Good nutrition also plays an important role in a runner’s overall health and fitness. Specific requirements for vitamins and minerals and especially proteins are essential for recovery and preventing injuries. Fluids and proper hydration are key components in preventing dehydration, fatigue, and poor performance for all runners. Continuing improvements in the performance of short distance runners and increasing levels of participation needs to be generated to know more about the physiology sprinters.

 

Annexure I

Raw  score norms for Modified Sit and reach test.

Men Level
23 ¾ above Advanced
21 ¼ – 23 ¾ Adv. Intermediate
18 ¾ – 21 Intermediate
17 – 18 ½ Adv. Beginner
Below 16 ¾ Beginner

 

Annexure II

Raw  score norms for Burpee’s squat thrust test.

Men Level
34 – above Advanced
29 – 33 Adv. Intermediate
17 – 28 Intermediate
12 – 0.16 Adv. Beginner
0 – 11 Beginner

 

 

 

Annexure III

Raw score norms for Shuttle run test.

Percentile Age 15 (yrs) Age 16 (yrs) Age 17 + (yrs)
100th 7 7.3 7
95 8.9 8.6 8.6
90 9.1 8.9 8.9
85 9.2 9.1 9
80 9.3 9.2 9.1
75 9.4 9.3 9.2
70 9.5 9.4 9.3
65 9.6 9.5 9.4
60 9.7 9.6 9.5
55 9.8 9.7 9.6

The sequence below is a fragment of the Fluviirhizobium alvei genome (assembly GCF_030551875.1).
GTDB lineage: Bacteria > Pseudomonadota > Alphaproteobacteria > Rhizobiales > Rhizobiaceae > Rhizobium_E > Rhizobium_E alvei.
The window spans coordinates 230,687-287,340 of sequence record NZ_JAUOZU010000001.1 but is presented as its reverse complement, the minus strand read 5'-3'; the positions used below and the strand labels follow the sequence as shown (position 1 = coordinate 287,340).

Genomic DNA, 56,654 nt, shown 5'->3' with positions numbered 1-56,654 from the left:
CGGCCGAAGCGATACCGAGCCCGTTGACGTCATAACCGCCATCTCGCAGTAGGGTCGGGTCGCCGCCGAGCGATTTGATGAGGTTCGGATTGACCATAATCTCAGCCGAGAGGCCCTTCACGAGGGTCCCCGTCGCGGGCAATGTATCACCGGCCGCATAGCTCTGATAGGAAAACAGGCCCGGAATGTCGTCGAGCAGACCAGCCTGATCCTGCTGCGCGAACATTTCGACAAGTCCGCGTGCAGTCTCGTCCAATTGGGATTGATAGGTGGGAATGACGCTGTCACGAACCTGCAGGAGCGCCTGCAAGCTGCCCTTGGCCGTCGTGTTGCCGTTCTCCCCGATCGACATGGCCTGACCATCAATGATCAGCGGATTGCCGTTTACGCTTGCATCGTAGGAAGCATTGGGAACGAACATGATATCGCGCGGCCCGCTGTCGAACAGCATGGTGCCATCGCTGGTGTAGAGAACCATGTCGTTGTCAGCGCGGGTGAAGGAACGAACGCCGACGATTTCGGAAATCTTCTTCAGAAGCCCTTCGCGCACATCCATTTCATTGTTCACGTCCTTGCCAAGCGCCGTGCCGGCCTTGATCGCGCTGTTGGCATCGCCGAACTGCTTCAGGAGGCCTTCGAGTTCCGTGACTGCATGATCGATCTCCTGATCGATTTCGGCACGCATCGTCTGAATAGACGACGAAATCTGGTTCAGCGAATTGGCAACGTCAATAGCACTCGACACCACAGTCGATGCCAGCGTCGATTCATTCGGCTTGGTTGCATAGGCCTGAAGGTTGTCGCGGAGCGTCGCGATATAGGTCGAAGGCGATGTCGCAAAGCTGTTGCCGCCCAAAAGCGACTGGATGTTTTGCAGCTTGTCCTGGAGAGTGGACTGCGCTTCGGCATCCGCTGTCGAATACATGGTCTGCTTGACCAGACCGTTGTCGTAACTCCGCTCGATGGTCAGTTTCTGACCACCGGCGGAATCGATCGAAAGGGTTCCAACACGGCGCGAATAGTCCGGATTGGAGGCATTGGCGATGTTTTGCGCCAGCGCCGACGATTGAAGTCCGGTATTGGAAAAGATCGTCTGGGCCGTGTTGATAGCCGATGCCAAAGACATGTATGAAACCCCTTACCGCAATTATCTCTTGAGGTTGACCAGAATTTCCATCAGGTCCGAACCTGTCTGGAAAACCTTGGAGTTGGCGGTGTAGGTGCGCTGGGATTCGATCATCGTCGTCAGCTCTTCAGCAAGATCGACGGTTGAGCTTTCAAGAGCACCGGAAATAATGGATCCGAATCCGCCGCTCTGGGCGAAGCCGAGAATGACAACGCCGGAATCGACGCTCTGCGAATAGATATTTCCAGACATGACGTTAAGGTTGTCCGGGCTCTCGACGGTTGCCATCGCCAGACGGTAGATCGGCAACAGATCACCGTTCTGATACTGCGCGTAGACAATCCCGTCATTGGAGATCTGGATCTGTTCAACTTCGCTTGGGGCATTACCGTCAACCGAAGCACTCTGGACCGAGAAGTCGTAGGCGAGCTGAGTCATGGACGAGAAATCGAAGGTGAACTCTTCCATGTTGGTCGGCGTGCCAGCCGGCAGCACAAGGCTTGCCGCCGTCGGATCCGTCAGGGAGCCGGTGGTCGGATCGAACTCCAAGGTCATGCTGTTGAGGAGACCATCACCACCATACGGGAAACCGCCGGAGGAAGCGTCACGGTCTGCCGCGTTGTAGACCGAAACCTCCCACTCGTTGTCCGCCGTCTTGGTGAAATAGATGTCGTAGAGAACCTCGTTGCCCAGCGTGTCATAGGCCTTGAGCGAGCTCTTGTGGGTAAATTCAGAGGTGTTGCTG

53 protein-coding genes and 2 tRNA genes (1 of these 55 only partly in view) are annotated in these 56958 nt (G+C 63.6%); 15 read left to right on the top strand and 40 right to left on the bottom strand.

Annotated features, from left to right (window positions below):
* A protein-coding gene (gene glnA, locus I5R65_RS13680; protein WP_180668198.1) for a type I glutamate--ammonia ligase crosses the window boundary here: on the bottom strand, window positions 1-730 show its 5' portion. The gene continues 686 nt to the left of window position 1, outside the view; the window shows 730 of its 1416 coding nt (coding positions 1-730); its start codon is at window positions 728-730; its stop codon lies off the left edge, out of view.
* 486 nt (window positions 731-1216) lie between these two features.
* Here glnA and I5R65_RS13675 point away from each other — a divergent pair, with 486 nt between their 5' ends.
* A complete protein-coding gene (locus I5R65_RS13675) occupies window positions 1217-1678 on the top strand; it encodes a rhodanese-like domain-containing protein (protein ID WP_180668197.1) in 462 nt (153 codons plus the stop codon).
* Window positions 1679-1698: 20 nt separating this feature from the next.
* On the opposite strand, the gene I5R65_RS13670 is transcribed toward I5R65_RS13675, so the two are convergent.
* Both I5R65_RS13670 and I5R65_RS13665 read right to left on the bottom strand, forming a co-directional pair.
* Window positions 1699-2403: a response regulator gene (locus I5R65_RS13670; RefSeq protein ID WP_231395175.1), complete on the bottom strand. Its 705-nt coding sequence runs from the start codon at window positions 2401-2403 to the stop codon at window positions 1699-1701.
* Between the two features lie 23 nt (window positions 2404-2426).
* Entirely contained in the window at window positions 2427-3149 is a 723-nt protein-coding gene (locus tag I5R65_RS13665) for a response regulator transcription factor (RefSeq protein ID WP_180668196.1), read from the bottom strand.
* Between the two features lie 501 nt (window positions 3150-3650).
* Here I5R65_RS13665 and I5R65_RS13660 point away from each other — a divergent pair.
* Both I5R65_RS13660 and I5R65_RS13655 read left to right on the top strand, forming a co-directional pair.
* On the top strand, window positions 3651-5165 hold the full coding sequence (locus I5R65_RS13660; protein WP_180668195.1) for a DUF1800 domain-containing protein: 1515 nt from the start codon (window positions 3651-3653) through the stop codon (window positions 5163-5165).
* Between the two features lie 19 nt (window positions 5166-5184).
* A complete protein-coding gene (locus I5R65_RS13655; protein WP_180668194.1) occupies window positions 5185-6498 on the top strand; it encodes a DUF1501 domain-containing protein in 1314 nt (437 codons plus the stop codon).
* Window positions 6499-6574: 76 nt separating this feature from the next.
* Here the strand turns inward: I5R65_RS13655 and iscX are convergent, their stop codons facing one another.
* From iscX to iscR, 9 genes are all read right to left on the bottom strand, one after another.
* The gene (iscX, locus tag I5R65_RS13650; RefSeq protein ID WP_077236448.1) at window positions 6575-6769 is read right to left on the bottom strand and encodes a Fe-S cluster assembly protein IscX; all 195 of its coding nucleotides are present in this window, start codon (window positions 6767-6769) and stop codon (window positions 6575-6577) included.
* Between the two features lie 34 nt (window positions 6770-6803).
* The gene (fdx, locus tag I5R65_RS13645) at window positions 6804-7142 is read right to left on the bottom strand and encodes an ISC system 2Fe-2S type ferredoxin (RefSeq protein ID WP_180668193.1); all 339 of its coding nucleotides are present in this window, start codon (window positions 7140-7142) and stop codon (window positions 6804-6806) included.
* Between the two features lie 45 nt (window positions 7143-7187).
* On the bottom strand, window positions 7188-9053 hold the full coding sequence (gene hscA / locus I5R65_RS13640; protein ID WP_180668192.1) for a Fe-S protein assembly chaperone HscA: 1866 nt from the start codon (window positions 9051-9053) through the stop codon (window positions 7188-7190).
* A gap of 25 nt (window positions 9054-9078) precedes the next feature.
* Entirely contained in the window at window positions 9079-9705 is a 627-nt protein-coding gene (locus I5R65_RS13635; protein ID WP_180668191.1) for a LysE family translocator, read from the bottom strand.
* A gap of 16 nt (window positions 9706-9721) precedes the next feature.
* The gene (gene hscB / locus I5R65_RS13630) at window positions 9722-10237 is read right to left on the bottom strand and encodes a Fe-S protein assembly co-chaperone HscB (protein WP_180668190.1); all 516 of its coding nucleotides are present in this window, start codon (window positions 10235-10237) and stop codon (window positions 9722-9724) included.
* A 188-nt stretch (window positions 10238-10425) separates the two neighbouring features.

50 9.9 9.9 9.8
45 10 10 9.9
40 10 10 10
35 10.1 10.1 10.1
30 10.2 10.3 10.2
25 10.4 10.5 10.4
20 10.5 10.6 10.5
15 10.8 10.9 10.7
10 11.1 11.1 11
5 11.7 11.9 11.7
0 14.7 15 15.7

 

 

Annexure IV

Raw score norms for Quadrant jump test.

Men Level
31 – above Advanced
25 – 30 Adv. Intermediate
13 – 24 Intermediate
7 – 12 Adv. Beginner
0 – 6 Beginner

 

 

BIBLIOGRAPHY

1. Ashok Malhotra, A guide to be an athlete. Press trust of India, New Delhi.

2. Seth Harish Malhotra, Singhal TS Choudhary, Textbook of rules and skills: New style physical education and games.

3.  Essentials of exercise physiology: William D MaCardle, Frank I Katch, Victor L Katch, 3rd edition.

4. Barry L. Johnson, Jack K. Nelson, Practical measurements for evaluation in physical education, NY. Surjeet publication, 3rd edition, 1988.

5.  Cynthia C Norkin, D Joyle White, meaurements of joint motion. A guide to goniometry, jaypee production, 2004, 3rd edition, 60-65.

6.  AAOS: Joint motion: Method of measuring and recording, AAOS, Chicago, 1965.

7.  Dr. SB Choudhari, Fellowship of sports sciences, Vol II, Medvarsity online, Hyderabad.

8.  Young WB, McDowell MH, Scarlett BJ. Specificity of sprint and agility training methods, J Strength Cond Res. 2001 Aug; 15(3):315-9.

9. Cochrane DJ, Legg SJ, The short-term effect of whole-body vibration training on vertical jump, sprint, and agility performance. J Strength Cond Res. 2004 Nov; 18(4):828-32.

10. HS Sodhi, LS Siddhu Physique and selection of sportsmen: Kinanthropometric study, 1984, Punjab Publishing house, Patiala.

 

Dr. Vandana S. Daulatabad*                     Dr. Prafull A. Kamble               Dr. P.S. Baji

 

Ashwini Rural Medical College, Hospital & research Centre, Kumbhari, Solapur